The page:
Up in the snow-covered hills, a guild of wizards and a group of blue-skinned dark elves close in on caves of ice. Inside lurk ominous frost spirits and who knows what other monsters in the shadows. The wizards summon their magic. The dark elves prepare for battle. It’s showdown time in Norrath.
So let the data flow. After all, Norrath exists solely in the coded world of EverQuest, a best-selling computer game played over the Internet. As its often-fanatical devotees test their mettle in a rich fantasy world of fierce creatures, powerful servers and routers strive to keep up with them in humming computer rooms from California to South Korea.
Published by Sony Online Entertainment in San Diego, the EverQuest franchise is more than a game: it’s the game competitors aim to beat in an industry that’s becoming a dominant force in the entertainment business. According to the market research firm IDC, in Framingham, Mass., annual worldwide sales of video-game hardware and software will swell to almost US $30 billion by 2008.
In the United States alone, people are spending almost $11 billion per year on video and computer games—more than they spend on movie tickets. That $11 billion bought 248 million computer and video games, according to the Entertainment Software Association in Washington, D.C.—two games for every household. Included in the figure are online games, such as EverQuest, played on personal computers, along with other games played on PCs; console games, such as those played on Microsoft’s Xbox; and the various software, graphics accelerator boards, and joysticks that give the games their zing. And as you might expect in a market so vibrant, there’s serious technology ferment.
Computer games, not scientific visualization, have been driving the design of graphics chips, some of which have more logic circuitry than state-of-the-art microprocessors. Games are also among the biggest drivers of new and creative software.
EverQuest and its sequel, EverQuest II, are at the hard-core end of a $5 billion online gaming spectrum that includes games like Blizzard Corp.’s World of Warcraft and Warner Bros. Entertainment Inc.’s The Matrix Online. At the opposite extreme of this spectrum are casual games such as poker and bingo. The people most devoted to EverQuest and its kind—who spend nearly as much time gaming as they do sleeping—are a minority of online gamers, making up about 35 percent of the total in 2003, according to game industry market research firm DFC Intelligence, in San Diego. But it is a lucrative 35 percent, accounting for half of the industry’s revenues. By 2009, DFC says, the hard-core gaming segment will not have grown as quickly as the other gamer categories, slipping to 27 percent, but will still account for 38 percent of online gaming’s projected $10 billion in annual revenue.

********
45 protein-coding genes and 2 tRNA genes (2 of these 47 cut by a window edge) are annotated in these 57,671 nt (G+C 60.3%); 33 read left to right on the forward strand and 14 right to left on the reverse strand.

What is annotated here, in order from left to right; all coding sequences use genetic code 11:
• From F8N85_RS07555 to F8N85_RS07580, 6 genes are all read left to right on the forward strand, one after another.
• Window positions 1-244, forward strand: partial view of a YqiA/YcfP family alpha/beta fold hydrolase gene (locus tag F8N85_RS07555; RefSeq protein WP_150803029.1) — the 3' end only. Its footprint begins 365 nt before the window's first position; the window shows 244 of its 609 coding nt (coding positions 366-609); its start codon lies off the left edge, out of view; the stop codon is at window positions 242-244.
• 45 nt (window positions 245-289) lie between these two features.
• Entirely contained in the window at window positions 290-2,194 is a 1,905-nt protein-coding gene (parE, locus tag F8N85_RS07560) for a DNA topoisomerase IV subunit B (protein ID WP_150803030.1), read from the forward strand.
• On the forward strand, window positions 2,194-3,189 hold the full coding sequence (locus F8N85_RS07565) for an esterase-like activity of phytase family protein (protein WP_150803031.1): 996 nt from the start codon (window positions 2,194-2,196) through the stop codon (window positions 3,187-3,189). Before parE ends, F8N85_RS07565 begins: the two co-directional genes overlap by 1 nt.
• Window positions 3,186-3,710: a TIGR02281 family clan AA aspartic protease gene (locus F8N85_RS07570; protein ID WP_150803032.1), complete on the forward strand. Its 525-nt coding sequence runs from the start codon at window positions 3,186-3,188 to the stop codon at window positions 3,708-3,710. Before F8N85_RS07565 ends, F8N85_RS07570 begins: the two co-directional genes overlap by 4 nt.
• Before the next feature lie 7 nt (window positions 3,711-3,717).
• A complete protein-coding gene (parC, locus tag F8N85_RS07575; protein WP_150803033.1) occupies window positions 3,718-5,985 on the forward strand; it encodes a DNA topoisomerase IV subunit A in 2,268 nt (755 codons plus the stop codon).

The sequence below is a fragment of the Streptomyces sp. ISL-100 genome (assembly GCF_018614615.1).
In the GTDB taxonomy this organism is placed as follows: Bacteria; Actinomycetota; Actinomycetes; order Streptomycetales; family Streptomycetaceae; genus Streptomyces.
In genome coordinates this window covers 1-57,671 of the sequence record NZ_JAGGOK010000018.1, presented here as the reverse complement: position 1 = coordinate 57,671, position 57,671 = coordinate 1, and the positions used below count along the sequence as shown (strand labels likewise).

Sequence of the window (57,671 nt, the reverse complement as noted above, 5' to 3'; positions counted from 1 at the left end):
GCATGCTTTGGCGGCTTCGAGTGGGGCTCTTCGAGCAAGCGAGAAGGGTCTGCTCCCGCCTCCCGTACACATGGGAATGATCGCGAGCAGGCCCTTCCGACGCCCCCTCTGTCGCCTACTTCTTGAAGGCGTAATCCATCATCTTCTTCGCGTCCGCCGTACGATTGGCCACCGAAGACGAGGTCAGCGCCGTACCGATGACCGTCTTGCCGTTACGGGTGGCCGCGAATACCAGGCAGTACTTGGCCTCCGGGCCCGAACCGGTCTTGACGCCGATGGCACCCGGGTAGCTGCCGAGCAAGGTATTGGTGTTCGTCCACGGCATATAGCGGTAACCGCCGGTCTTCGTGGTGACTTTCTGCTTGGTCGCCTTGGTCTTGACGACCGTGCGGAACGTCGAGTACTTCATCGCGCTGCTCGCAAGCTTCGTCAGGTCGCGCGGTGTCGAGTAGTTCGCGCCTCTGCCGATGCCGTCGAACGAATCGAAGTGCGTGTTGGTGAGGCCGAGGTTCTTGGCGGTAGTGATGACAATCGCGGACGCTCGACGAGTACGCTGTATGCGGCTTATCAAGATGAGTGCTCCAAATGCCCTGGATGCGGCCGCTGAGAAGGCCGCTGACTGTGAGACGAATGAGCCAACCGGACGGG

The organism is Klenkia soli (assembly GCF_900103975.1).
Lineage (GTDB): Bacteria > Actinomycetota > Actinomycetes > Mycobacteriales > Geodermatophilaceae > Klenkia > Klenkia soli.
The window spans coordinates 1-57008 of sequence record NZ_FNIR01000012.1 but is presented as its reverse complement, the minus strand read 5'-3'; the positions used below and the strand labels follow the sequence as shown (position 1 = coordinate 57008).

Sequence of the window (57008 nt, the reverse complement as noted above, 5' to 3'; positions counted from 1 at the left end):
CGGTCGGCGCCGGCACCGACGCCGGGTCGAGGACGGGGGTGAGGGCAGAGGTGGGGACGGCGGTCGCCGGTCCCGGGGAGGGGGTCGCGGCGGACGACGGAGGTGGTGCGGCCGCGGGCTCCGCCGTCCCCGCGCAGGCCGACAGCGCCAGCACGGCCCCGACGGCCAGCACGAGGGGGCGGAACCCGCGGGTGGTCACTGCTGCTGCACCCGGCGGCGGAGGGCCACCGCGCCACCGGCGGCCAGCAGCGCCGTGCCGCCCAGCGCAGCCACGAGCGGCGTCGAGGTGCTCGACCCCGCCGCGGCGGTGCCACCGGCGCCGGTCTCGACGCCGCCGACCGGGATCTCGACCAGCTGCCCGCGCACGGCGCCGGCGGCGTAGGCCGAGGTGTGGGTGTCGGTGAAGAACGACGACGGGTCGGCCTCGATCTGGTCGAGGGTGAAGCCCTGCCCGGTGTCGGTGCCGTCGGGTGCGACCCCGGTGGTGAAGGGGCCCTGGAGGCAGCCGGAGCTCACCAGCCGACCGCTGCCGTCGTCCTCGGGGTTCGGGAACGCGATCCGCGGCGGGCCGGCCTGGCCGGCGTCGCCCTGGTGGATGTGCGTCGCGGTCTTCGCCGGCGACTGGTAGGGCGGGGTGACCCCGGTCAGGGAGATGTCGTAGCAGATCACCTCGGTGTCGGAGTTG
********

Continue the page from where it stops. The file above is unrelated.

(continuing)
For Sony, the business of immersing people in imaginary medieval worlds has been a bonanza. Six years after EverQuest’s release, nearly 600 000 PC gamers are now shelling out $13 to $15 per month in subscription fees, in addition to the onetime fee of around $50 for the CD-ROMs they need to start playing. That’s quite a payback for a game that cost less than $3 million to bring to market.
The goal of Everquest is to build the wealth and power of a mythological alter ego. You use keyboard commands to roam around vibrant virtual worlds that have a medieval look [see screen shots, “Like Magic”]. You see the world unfold in front of you: if you’re climbing lush green hills, you see turf, trees, and rugged mountain ranges in the distance. If you’re swilling mead in a musty tavern, you see something like the Cantina scene from Star Wars. If you’re burying an axe in an ogre’s back—well, you get the idea.
You start the game by creating your alter ego. You might be a stout, bearded dwarf or a towering, bad-tempered troll. You might be a zombie-banishing priest or an axe-wielding warrior. You can choose everything from the hue of your character’s skin to the hairstyle.
Once your character is complete, it’s time to venture off into one of EverQuest’s dozens of elaborately detailed virtual worlds, which contain whole continents to explore. Within the worlds, there are “burgs” to suit every kind of player—from hack-and-slash arenas where players take on other players to communal hubs for swashbuckling guilds. Some worlds have slightly different rules of play, but the main reason there are so many is simply to avoid overcrowding. At any moment, there are thousands of players online, so some locales in the game would become too crowded with creatures if not for the division into separate worlds